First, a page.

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Greatest Roman Figure??

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However, there is only one man the average person in the street could probably name. For good reason too!

 

And here in Ohio, that would be BRUTUS!

Riiigghhhtt!!!

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I am still an infant in learning about Ancient Rome and Republic Rome. For some reason, I do love Caesar, again, I am still learning about him.

 

To get back to the original post, I'm not a fan of Caesar. For just one list of reasons that I'm not an admirer of Caesar, see HERE (plenty of juicy counter-arguments also follow). Poke around, and you'll find other lists I've written, variously condemning Caesar's Machiavellian character, short-sighted laws, exaggerated military reputation, and destructive legacy.

 

As for the greatest Roman figures, my personal favorites are the most idealistic ones: Cato the Younger and Sertorius. I also greatly admire (1) M Junius Brutus, for founding the republic and defending it against his own sons, (2) the tribune Licinius who opened Roman government to the plebeian caste, (3) the plebeian consul M. Curius Dentatus, whose armies defeated all of Rome's enemies, including Pyrrhus, and (4) Scipio Africanus, who saved Rome from the greatest general of the ancient world (and perhaps all time), Hannibal.

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Didn't Machiavelli write about Sulla also?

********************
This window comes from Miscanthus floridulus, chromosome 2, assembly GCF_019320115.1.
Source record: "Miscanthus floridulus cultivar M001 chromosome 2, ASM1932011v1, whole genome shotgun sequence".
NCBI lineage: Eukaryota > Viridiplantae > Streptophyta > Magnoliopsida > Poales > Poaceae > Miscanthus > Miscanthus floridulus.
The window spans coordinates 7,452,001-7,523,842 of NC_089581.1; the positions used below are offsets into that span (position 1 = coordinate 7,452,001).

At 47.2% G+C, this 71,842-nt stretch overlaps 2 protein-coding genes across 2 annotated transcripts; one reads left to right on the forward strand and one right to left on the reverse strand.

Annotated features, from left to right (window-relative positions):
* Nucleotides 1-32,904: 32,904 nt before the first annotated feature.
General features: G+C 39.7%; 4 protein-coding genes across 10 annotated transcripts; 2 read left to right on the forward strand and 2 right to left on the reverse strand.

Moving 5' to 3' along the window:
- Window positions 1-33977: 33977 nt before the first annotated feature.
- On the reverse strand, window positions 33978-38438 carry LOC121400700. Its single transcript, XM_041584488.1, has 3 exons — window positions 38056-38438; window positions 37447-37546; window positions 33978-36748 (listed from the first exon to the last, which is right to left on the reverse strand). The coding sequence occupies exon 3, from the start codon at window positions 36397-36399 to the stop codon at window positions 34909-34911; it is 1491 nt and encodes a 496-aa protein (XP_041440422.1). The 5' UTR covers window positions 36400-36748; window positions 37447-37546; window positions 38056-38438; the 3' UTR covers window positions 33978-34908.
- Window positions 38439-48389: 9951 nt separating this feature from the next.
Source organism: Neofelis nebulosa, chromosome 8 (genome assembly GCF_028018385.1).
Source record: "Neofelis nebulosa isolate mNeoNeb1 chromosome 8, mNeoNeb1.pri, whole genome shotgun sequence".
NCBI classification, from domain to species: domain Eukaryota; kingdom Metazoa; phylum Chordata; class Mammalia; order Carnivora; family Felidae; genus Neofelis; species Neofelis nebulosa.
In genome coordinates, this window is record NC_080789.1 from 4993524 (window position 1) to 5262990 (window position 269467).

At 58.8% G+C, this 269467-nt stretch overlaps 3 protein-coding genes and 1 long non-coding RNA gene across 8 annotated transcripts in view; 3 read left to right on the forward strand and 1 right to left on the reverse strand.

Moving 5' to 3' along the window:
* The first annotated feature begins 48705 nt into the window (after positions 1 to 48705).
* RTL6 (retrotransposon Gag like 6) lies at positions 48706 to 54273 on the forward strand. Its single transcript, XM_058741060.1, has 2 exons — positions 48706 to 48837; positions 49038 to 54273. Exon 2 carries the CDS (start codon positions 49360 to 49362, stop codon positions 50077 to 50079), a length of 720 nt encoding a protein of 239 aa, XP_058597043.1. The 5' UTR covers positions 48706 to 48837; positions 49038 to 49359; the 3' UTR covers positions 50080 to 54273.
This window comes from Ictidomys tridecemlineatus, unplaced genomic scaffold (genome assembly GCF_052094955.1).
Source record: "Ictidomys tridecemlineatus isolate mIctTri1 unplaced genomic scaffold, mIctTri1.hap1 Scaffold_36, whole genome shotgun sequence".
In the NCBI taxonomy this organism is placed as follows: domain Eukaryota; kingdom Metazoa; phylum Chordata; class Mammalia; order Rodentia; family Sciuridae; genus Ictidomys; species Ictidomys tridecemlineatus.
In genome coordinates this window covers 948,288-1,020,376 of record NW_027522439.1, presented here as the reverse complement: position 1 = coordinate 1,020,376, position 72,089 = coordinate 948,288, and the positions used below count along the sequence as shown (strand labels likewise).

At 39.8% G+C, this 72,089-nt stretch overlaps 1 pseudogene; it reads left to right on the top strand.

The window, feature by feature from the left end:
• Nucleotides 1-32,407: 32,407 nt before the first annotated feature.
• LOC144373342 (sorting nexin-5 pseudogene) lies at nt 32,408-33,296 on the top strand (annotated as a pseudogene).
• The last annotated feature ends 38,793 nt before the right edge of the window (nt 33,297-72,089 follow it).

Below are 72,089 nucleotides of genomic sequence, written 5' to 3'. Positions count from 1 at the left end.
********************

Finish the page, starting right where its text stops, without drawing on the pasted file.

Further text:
I am still an infant in learning about Ancient Rome and Republic Rome. For some reason, I do love Caesar, again, I am still learning about him.

 

To get back to the original post, I'm not a fan of Caesar. For just one list of reasons that I'm not an admirer of Caesar, see HERE (plenty of juicy counter-arguments also follow). Poke around, and you'll find other lists I've written, variously condemning Caesar's Machiavellian character, short-sighted laws, exaggerated military reputation, and destructive legacy.

 

As for the greatest Roman figures, my personal favorites are the most idealistic ones: Cato the Younger and Sertorius. I also greatly admire (1) M Junius Brutus, for founding the republic and defending it against his own sons, (2) the tribune Licinius who opened Roman government to the plebeian caste, (3) the plebeian consul M. Curius Dentatus, whose armies defeated all of Rome's enemies, including Pyrrhus, and (4) Scipio Africanus, who saved Rome from the greatest general of the ancient world (and perhaps all time), Hannibal.

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Didn't Machiavelli write about Sulla also?

 

 

Machiavelli wrote a treatise on Republican government, using Rome as an example: The Discourses on Livy. Too bad his Prince gets all the press, because Discourses is a more interesting read.

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Caesar it's well known, but that does not qualify him for greatness. It seems to me that after winning the Greatest Aristocrat in Rome competition he was at a loss with what to do with his victory.

Dentatus, Scipio Africanus and emperor Aurelianus I admire for their martial qualities that I associate with Rome while Octavian, Constantine and Justinian for the changes they brought with their political skill.

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Caesar certainly is the most famous Roman ever among the general populace, and a gifted man in his own right. But most famous isn't necessarily the greatest. As far as political organization, Augustus and Constantine set the tenor for the early and later empires, respectively. It is hard to think of more far reaching political visionaries.